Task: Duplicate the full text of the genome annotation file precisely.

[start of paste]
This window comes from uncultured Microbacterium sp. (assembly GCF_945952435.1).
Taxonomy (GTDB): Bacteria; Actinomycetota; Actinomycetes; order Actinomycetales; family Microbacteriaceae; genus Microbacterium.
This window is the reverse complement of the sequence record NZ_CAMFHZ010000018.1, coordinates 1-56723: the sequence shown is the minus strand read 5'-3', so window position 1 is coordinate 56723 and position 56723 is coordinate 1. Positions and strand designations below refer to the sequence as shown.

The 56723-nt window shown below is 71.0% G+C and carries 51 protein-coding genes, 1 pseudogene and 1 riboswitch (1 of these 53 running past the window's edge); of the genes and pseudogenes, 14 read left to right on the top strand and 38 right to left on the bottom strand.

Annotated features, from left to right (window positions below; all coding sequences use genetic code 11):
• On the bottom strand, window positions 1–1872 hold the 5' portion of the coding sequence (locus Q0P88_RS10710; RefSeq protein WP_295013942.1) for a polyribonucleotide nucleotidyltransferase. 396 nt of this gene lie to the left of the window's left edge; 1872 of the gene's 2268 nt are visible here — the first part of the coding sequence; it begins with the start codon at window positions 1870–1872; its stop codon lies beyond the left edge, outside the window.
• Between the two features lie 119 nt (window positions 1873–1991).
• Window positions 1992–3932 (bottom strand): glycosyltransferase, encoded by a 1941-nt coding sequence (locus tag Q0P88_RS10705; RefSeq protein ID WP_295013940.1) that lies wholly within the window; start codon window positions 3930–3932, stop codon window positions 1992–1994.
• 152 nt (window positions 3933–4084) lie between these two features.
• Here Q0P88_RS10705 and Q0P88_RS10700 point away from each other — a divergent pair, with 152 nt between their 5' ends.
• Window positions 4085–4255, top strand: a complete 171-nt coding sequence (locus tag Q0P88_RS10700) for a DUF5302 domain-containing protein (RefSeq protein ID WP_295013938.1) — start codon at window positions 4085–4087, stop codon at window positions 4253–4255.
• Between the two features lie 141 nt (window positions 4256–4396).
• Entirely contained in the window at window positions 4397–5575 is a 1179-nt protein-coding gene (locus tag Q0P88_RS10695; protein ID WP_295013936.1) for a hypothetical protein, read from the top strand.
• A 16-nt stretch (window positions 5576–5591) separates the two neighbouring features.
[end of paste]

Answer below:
This window comes from uncultured Microbacterium sp. (assembly GCF_945952435.1).
Taxonomy (GTDB): Bacteria; Actinomycetota; Actinomycetes; order Actinomycetales; family Microbacteriaceae; genus Microbacterium.
This window is the reverse complement of the sequence record NZ_CAMFHZ010000018.1, coordinates 1-56723: the sequence shown is the minus strand read 5'-3', so window position 1 is coordinate 56723 and position 56723 is coordinate 1. Positions and strand designations below refer to the sequence as shown.

The 56723-nt window shown below is 71.0% G+C and carries 51 protein-coding genes, 1 pseudogene and 1 riboswitch (1 of these 53 running past the window's edge); of the genes and pseudogenes, 14 read left to right on the top strand and 38 right to left on the bottom strand.

Annotated features, from left to right (window positions below; all coding sequences use genetic code 11):
• On the bottom strand, window positions 1–1872 hold the 5' portion of the coding sequence (locus Q0P88_RS10710; RefSeq protein WP_295013942.1) for a polyribonucleotide nucleotidyltransferase. 396 nt of this gene lie to the left of the window's left edge; 1872 of the gene's 2268 nt are visible here — the first part of the coding sequence; it begins with the start codon at window positions 1870–1872; its stop codon lies beyond the left edge, outside the window.
• Between the two features lie 119 nt (window positions 1873–1991).
• Window positions 1992–3932 (bottom strand): glycosyltransferase, encoded by a 1941-nt coding sequence (locus tag Q0P88_RS10705; RefSeq protein ID WP_295013940.1) that lies wholly within the window; start codon window positions 3930–3932, stop codon window positions 1992–1994.
• 152 nt (window positions 3933–4084) lie between these two features.
• Here Q0P88_RS10705 and Q0P88_RS10700 point away from each other — a divergent pair, with 152 nt between their 5' ends.
• Window positions 4085–4255, top strand: a complete 171-nt coding sequence (locus tag Q0P88_RS10700) for a DUF5302 domain-containing protein (RefSeq protein ID WP_295013938.1) — start codon at window positions 4085–4087, stop codon at window positions 4253–4255.
• Between the two features lie 141 nt (window positions 4256–4396).
• Entirely contained in the window at window positions 4397–5575 is a 1179-nt protein-coding gene (locus tag Q0P88_RS10695; protein ID WP_295013936.1) for a hypothetical protein, read from the top strand.
• A 16-nt stretch (window positions 5576–5591) separates the two neighbouring features.